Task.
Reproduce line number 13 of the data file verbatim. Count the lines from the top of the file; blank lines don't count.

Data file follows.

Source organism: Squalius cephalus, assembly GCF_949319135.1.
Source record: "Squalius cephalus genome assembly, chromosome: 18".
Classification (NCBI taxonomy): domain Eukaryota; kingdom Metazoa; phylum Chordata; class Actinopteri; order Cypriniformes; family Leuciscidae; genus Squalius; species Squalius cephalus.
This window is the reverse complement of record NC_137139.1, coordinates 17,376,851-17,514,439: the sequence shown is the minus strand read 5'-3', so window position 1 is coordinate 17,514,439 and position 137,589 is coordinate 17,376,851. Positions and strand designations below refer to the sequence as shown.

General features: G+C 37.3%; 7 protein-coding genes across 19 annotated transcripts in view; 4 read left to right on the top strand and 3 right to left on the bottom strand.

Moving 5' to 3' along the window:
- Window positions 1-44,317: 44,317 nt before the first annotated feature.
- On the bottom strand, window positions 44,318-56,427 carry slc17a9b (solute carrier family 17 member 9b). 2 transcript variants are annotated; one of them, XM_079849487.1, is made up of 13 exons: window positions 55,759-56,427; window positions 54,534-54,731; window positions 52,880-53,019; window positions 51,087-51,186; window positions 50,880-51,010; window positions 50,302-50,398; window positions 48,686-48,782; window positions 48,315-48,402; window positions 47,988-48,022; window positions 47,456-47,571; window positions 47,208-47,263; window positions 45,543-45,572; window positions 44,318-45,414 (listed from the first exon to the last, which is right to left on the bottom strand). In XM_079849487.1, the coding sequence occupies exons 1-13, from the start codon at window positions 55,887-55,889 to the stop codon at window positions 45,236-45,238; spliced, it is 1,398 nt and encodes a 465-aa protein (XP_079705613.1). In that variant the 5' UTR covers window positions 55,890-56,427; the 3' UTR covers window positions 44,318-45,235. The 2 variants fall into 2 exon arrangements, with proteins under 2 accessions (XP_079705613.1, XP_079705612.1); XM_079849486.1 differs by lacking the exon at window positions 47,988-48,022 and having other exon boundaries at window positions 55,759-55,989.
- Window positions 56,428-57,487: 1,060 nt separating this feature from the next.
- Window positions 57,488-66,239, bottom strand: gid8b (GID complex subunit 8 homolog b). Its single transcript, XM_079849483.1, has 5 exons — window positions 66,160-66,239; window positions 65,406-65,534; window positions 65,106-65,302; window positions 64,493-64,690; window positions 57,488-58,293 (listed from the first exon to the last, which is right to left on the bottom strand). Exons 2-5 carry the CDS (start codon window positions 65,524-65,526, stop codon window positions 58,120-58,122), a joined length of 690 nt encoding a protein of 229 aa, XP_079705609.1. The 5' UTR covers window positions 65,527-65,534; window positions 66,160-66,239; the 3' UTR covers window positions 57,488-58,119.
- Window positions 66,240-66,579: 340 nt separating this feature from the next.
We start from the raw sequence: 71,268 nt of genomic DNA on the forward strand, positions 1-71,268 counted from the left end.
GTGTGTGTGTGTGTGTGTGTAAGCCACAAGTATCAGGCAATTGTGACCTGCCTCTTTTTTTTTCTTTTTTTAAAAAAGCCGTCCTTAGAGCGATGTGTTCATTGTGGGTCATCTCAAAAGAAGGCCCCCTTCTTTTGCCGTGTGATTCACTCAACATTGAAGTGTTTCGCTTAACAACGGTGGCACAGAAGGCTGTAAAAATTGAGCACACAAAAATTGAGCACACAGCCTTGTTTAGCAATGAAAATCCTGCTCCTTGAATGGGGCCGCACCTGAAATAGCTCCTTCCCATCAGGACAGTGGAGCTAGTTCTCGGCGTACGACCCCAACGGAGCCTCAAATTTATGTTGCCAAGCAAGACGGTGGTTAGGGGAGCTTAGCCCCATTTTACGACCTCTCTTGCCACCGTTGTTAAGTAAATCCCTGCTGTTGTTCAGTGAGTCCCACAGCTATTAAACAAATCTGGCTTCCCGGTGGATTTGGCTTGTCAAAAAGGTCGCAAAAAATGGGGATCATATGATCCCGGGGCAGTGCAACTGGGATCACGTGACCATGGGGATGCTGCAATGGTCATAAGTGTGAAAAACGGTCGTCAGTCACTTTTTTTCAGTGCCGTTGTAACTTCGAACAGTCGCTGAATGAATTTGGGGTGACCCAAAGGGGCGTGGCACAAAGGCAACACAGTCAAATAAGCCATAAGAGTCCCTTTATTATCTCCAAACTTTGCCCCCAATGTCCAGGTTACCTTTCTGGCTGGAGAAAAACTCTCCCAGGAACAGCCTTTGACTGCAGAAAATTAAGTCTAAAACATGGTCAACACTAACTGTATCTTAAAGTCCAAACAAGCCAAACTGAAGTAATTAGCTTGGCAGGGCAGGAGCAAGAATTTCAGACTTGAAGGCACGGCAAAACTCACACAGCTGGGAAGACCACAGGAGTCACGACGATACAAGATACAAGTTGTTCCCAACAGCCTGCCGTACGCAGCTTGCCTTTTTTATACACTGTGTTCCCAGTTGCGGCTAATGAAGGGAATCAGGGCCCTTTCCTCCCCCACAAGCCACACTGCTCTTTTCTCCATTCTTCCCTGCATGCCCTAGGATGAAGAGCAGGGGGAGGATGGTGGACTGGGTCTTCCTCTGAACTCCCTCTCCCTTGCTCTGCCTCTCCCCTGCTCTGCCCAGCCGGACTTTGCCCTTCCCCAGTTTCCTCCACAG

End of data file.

GTGTGTGTGTGTGTGTGTGTAAGCCACAAGTATCAGGCAATTGTGACCTGCCTCTTTTTTTTTCTTTTTTTAAAAAAGCCGTCCTTAGAGCGATGTGTTCATTGTGGGTCATCTCAAAAGAAGGCCCCCTTCTTTTGCCGTGTGATTCACTCAACATTGAAGTGTTTCGCTTAACAACGGTGGCACAGAAGGCTGTAAAAATTGAGCACACAAAAATTGAGCACACAGCCTTGTTTAGCAATGAAAATCCTGCTCCTTGAATGGGGCCGCACCTGAAATAGCTCCTTCCCATCAGGACAGTGGAGCTAGTTCTCGGCGTACGACCCCAACGGAGCCTCAAATTTATGTTGCCAAGCAAGACGGTGGTTAGGGGAGCTTAGCCCCATTTTACGACCTCTCTTGCCACCGTTGTTAAGTAAATCCCTGCTGTTGTTCAGTGAGTCCCACAGCTATTAAACAAATCTGGCTTCCCGGTGGATTTGGCTTGTCAAAAAGGTCGCAAAAAATGGGGATCATATGATCCCGGGGCAGTGCAACTGGGATCACGTGACCATGGGGATGCTGCAATGGTCATAAGTGTGAAAAACGGTCGTCAGTCACTTTTTTTCAGTGCCGTTGTAACTTCGAACAGTCGCTGAATGAATTTGGGGTGACCCAAAGGGGCGTGGCACAAAGGCAACACAGTCAAATAAGCCATAAGAGTCCCTTTATTATCTCCAAACTTTGCCCCCAATGTCCAGGTTACCTTTCTGGCTGGAGAAAAACTCTCCCAGGAACAGCCTTTGACTGCAGAAAATTAAGTCTAAAACATGGTCAACACTAACTGTATCTTAAAGTCCAAACAAGCCAAACTGAAGTAATTAGCTTGGCAGGGCAGGAGCAAGAATTTCAGACTTGAAGGCACGGCAAAACTCACACAGCTGGGAAGACCACAGGAGTCACGACGATACAAGATACAAGTTGTTCCCAACAGCCTGCCGTACGCAGCTTGCCTTTTTTATACACTGTGTTCCCAGTTGCGGCTAATGAAGGGAATCAGGGCCCTTTCCTCCCCCACAAGCCACACTGCTCTTTTCTCCATTCTTCCCTGCATGCCCTAGGATGAAGAGCAGGGGGAGGATGGTGGACTGGGTCTTCCTCTGAACTCCCTCTCCCTTGCTCTGCCTCTCCCCTGCTCTGCCCAGCCGGACTTTGCCCTTCCCCAGTTTCCTCCACAG